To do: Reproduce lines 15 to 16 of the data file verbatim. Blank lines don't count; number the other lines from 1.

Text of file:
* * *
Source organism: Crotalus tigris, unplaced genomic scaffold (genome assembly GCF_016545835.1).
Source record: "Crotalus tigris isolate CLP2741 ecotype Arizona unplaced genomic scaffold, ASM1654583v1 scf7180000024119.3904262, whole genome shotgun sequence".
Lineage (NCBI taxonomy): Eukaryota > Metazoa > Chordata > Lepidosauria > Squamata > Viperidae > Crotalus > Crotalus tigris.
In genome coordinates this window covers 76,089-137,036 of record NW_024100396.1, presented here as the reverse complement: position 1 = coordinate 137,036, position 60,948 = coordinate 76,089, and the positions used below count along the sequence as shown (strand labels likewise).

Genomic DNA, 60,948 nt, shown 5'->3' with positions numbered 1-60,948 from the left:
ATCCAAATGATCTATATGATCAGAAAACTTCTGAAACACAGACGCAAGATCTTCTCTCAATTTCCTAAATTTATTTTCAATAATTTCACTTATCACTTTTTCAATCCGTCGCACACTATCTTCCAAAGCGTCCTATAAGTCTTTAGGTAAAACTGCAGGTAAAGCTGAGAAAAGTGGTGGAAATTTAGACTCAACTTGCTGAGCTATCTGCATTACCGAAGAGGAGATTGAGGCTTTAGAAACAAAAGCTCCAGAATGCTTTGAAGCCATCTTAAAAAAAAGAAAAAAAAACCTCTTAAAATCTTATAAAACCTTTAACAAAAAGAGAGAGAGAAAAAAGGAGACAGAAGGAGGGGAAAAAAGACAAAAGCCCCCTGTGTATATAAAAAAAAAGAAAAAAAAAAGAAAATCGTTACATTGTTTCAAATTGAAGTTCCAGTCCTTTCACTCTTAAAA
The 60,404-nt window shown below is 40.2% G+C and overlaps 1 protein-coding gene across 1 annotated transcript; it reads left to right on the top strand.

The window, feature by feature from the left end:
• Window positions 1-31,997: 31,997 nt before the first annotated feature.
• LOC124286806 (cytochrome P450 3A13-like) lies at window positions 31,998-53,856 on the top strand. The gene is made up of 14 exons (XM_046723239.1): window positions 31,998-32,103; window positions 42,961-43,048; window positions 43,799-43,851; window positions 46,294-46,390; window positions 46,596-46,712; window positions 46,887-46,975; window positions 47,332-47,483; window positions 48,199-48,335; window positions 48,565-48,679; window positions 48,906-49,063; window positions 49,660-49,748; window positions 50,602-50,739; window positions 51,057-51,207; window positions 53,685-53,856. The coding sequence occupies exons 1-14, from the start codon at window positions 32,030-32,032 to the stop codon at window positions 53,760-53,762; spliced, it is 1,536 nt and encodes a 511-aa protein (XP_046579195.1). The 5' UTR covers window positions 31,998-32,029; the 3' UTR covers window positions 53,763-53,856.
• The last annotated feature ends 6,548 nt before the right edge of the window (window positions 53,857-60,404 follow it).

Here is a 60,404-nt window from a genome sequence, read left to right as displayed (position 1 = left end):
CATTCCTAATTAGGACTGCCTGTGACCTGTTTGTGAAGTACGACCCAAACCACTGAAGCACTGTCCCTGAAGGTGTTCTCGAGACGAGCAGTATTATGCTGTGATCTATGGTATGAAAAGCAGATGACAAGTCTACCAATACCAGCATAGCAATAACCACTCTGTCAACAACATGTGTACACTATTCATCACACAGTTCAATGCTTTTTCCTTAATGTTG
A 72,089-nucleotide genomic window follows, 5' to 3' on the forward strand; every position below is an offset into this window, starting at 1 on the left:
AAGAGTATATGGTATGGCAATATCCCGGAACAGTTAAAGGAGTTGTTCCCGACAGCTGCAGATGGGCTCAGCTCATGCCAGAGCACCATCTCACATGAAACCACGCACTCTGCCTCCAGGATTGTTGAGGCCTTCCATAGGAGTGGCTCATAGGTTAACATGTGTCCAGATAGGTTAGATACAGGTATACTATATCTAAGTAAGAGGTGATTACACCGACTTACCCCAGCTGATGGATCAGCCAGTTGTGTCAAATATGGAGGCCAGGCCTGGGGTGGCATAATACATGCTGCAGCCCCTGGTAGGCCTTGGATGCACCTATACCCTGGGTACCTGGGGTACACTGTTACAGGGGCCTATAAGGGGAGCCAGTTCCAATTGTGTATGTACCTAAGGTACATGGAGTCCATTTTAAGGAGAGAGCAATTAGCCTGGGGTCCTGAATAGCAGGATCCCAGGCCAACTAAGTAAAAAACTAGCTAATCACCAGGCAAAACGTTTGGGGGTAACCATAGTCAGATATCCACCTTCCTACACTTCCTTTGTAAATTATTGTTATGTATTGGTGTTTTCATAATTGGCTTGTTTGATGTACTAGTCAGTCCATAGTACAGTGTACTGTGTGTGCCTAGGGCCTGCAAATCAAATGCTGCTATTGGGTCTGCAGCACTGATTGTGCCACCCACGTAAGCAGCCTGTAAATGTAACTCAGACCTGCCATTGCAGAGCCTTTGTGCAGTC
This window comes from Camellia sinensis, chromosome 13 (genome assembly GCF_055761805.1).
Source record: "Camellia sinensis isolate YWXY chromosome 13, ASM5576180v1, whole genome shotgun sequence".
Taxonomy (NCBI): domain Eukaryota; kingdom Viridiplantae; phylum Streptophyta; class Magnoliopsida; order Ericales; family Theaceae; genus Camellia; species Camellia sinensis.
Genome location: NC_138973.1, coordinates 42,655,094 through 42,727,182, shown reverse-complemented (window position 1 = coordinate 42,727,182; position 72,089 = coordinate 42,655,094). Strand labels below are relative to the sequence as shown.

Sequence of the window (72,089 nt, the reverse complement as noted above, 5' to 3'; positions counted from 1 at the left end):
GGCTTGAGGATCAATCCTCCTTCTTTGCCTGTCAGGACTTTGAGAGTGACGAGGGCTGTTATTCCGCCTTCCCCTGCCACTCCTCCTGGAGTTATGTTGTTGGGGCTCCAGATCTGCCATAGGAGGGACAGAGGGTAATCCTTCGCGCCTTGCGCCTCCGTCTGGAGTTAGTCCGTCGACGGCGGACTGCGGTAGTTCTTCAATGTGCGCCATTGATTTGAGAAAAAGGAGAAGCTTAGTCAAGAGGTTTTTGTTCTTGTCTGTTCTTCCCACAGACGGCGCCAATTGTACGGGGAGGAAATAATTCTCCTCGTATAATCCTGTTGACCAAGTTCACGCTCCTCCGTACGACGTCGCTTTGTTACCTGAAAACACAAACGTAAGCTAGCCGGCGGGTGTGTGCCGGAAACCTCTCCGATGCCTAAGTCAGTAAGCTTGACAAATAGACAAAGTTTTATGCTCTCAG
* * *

AAGAGTATATGGTATGGCAATATCCCGGAACAGTTAAAGGAGTTGTTCCCGACAGCTGCAGATGGGCTCAGCTCATGCCAGAGCACCATCTCACATGAAACCACGCACTCTGCCTCCAGGATTGTTGAGGCCTTCCATAGGAGTGGCTCATAGGTTAACATGTGTCCAGATAGGTTAGATACAGGTATACTATATCTAAGTAAGAGGTGATTACACCGACTTACCCCAGCTGATGGATCAGCCAGTTGTGTCAAATATGGAGGCCAGGCCTGGGGTGGCATAATACATGCTGCAGCCCCTGGTAGGCCTTGGATGCACCTATACCCTGGGTACCTGGGGTACACTGTTACAGGGGCCTATAAGGGGAGCCAGTTCCAATTGTGTATGTACCTAAGGTACATGGAGTCCATTTTAAGGAGAGAGCAATTAGCCTGGGGTCCTGAATAGCAGGATCCCAGGCCAACTAAGTAAAAAACTAGCTAATCACCAGGCAAAACGTTTGGGGGTAACCATAGTCAGATATCCACCTTCCTACACTTCCTTTGTAAATTATTGTTATGTATTGGTGTTTTCATAATTGGCTTGTTTGATGTACTAGTCAGTCCATAGTACAGTGTACTGTGTGTGCCTAGGGCCTGCAAATCAAATGCTGCTATTGGGTCTGCAGCACTGATTGTGCCACCCACGTAAGCAGCCTGTAAATGTAACTCAGACCTGCCATTGCAGAGCCTTTGTGCAGTC
This window comes from Camellia sinensis, chromosome 13 (genome assembly GCF_055761805.1).